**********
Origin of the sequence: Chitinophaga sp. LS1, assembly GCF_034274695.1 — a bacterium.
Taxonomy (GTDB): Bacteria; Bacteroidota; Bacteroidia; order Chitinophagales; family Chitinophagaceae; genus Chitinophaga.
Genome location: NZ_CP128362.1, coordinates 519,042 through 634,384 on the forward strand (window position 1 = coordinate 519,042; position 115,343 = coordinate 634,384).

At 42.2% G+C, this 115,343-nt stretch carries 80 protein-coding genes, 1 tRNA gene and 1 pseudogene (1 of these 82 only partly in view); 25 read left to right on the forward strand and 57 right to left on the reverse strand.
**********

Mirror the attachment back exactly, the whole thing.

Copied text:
Origin of the sequence: Chitinophaga sp. LS1, assembly GCF_034274695.1 — a bacterium.
Taxonomy (GTDB): Bacteria; Bacteroidota; Bacteroidia; order Chitinophagales; family Chitinophagaceae; genus Chitinophaga.
Genome location: NZ_CP128362.1, coordinates 519,042 through 634,384 on the forward strand (window position 1 = coordinate 519,042; position 115,343 = coordinate 634,384).

At 42.2% G+C, this 115,343-nt stretch carries 80 protein-coding genes, 1 tRNA gene and 1 pseudogene (1 of these 82 only partly in view); 25 read left to right on the forward strand and 57 right to left on the reverse strand.